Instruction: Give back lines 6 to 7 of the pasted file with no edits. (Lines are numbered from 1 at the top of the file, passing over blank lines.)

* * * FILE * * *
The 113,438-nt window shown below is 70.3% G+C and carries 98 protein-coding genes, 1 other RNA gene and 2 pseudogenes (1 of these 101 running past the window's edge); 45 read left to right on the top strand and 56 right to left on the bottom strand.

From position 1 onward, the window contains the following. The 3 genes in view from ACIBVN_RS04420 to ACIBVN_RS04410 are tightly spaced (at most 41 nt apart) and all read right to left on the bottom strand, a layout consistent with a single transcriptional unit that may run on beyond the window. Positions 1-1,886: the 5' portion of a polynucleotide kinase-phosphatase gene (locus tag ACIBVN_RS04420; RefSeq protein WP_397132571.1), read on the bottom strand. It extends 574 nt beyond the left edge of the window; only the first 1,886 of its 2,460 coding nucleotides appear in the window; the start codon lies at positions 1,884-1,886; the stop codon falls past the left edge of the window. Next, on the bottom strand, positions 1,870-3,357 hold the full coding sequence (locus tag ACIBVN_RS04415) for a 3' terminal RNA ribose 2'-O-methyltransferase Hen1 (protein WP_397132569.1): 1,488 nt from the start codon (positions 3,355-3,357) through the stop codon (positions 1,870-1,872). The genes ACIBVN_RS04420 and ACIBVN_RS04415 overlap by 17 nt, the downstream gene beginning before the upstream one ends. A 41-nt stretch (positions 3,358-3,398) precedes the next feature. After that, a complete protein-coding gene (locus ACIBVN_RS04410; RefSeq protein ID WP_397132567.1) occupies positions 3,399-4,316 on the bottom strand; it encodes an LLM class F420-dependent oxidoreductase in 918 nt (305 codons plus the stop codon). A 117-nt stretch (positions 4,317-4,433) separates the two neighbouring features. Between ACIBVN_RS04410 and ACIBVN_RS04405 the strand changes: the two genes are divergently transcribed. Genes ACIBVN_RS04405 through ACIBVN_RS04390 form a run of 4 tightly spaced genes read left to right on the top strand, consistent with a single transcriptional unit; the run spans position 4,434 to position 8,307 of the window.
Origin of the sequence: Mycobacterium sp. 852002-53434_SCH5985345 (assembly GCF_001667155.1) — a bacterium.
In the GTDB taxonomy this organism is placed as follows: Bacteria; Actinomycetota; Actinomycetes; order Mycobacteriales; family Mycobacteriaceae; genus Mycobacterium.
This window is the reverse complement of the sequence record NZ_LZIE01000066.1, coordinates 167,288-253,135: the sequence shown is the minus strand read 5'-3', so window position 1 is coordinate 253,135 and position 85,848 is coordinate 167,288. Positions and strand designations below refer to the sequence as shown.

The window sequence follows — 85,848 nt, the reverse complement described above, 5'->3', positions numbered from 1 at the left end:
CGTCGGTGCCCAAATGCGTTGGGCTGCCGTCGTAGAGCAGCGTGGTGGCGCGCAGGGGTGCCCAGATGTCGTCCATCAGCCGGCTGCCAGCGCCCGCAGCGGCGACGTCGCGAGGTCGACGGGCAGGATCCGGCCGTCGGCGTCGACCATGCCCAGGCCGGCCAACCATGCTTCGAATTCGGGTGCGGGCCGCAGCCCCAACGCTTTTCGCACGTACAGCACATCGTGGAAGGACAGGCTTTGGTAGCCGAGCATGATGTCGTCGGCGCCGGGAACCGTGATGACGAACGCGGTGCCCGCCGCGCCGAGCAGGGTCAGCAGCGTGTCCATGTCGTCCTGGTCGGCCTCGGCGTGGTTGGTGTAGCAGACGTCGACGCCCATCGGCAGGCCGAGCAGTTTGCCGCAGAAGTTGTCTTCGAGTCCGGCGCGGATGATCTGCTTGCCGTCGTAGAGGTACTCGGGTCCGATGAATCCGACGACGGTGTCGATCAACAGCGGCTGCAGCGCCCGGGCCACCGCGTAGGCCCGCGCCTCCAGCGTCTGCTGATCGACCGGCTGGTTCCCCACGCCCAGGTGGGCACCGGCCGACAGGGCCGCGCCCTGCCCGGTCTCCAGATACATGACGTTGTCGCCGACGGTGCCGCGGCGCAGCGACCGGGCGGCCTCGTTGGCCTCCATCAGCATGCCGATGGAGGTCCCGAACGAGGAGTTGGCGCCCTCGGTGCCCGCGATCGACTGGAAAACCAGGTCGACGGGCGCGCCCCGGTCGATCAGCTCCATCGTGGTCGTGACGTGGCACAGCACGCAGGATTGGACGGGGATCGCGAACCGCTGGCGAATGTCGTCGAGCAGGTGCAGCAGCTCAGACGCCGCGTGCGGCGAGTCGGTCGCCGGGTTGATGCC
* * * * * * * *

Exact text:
The window sequence follows — 85,848 nt, the reverse complement described above, 5'->3', positions numbered from 1 at the left end:
CGTCGGTGCCCAAATGCGTTGGGCTGCCGTCGTAGAGCAGCGTGGTGGCGCGCAGGGGTGCCCAGATGTCGTCCATCAGCCGGCTGCCAGCGCCCGCAGCGGCGACGTCGCGAGGTCGACGGGCAGGATCCGGCCGTCGGCGTCGACCATGCCCAGGCCGGCCAACCATGCTTCGAATTCGGGTGCGGGCCGCAGCCCCAACGCTTTTCGCACGTACAGCACATCGTGGAAGGACAGGCTTTGGTAGCCGAGCATGATGTCGTCGGCGCCGGGAACCGTGATGACGAACGCGGTGCCCGCCGCGCCGAGCAGGGTCAGCAGCGTGTCCATGTCGTCCTGGTCGGCCTCGGCGTGGTTGGTGTAGCAGACGTCGACGCCCATCGGCAGGCCGAGCAGTTTGCCGCAGAAGTTGTCTTCGAGTCCGGCGCGGATGATCTGCTTGCCGTCGTAGAGGTACTCGGGTCCGATGAATCCGACGACGGTGTCGATCAACAGCGGCTGCAGCGCCCGGGCCACCGCGTAGGCCCGCGCCTCCAGCGTCTGCTGATCGACCGGCTGGTTCCCCACGCCCAGGTGGGCACCGGCCGACAGGGCCGCGCCCTGCCCGGTCTCCAGATACATGACGTTGTCGCCGACGGTGCCGCGGCGCAGCGACCGGGCGGCCTCGTTGGCCTCCATCAGCATGCCGATGGAGGTCCCGAACGAGGAGTTGGCGCCCTCGGTGCCCGCGATCGACTGGAAAACCAGGTCGACGGGCGCGCCCCGGTCGATCAGCTCCATCGTGGTCGTGACGTGGCACAGCACGCAGGATTGGACGGGGATCGCGAACCGCTGGCGAATGTCGTCGAGCAGGTGCAGCAGCTCAGACGCCGCGTGCGGCGAGTCGGTCGCCGGGTTGATGCC